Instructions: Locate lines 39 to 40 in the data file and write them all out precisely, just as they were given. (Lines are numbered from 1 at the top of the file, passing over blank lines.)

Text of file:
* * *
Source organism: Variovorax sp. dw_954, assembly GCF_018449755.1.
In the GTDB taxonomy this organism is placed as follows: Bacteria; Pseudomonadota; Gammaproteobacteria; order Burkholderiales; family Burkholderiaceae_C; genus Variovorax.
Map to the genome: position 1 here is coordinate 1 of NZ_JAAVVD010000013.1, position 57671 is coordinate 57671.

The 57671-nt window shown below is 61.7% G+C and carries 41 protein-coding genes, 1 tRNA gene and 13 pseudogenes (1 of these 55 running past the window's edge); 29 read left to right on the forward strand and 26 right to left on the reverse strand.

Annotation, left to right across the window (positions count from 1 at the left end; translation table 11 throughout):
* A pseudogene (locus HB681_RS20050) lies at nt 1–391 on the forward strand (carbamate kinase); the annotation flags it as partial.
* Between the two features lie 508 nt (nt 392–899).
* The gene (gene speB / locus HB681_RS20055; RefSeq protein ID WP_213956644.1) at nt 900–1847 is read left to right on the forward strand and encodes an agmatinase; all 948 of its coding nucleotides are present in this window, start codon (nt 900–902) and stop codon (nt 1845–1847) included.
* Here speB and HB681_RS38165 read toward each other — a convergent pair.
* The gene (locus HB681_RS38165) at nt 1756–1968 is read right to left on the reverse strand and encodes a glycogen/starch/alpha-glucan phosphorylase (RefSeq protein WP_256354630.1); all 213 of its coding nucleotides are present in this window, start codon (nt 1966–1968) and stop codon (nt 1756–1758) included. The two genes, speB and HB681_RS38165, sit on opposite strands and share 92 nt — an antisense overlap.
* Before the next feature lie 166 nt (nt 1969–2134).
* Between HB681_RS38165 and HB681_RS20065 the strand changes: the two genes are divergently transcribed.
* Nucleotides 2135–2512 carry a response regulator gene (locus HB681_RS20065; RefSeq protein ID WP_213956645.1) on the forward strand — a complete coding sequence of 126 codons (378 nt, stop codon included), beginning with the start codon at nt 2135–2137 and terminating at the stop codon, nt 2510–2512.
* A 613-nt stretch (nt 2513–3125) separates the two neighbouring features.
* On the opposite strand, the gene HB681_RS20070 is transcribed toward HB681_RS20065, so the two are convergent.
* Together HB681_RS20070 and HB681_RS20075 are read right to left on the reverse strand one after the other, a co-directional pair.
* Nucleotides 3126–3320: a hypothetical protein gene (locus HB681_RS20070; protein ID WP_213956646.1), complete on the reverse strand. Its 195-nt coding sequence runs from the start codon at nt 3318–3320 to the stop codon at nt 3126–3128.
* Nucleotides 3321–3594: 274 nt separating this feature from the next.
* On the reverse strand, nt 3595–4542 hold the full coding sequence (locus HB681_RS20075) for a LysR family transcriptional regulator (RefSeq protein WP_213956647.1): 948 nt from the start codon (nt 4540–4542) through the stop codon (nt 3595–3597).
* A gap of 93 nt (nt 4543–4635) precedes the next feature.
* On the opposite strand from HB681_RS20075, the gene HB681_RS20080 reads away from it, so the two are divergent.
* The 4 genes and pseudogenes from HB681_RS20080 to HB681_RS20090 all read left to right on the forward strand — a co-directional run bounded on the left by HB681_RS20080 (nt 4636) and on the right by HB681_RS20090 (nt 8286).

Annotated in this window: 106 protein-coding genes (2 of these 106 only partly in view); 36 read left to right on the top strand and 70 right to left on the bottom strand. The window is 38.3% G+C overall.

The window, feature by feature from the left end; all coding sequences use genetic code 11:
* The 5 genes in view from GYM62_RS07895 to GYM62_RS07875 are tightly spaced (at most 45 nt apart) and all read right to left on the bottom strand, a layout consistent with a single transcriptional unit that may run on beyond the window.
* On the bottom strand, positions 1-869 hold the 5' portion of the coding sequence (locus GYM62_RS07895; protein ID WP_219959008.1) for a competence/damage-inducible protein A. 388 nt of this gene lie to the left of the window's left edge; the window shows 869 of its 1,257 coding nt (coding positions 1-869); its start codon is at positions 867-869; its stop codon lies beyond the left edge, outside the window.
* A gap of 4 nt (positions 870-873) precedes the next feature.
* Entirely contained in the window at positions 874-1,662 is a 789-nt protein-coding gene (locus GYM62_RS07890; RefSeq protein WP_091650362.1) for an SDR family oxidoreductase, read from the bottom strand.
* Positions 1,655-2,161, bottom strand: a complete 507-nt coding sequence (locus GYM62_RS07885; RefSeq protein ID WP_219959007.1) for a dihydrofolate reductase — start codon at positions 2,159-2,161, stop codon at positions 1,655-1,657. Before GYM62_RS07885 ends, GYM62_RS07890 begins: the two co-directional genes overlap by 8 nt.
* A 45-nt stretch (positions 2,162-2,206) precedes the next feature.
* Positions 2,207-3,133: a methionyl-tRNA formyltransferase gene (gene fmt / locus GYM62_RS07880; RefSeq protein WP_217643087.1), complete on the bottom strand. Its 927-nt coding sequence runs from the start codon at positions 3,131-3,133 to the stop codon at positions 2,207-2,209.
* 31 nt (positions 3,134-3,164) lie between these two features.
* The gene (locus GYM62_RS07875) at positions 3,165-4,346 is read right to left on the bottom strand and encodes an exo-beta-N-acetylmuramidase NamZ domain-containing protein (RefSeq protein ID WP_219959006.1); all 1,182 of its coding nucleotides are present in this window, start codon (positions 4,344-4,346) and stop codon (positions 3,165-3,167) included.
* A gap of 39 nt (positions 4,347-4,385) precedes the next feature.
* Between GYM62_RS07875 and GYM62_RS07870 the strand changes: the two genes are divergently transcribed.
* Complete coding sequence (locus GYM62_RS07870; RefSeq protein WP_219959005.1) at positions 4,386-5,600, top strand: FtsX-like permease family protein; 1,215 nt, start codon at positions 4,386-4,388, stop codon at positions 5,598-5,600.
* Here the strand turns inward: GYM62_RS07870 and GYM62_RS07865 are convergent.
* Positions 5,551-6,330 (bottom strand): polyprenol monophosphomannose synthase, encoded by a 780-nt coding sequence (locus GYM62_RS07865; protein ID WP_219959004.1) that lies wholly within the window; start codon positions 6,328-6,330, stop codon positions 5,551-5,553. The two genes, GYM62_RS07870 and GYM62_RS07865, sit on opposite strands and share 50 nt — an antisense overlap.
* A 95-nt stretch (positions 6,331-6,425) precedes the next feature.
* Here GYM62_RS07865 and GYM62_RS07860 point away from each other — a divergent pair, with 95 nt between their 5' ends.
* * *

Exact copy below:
* A 95-nt stretch (positions 6,331-6,425) precedes the next feature.
* Here GYM62_RS07865 and GYM62_RS07860 point away from each other — a divergent pair, with 95 nt between their 5' ends.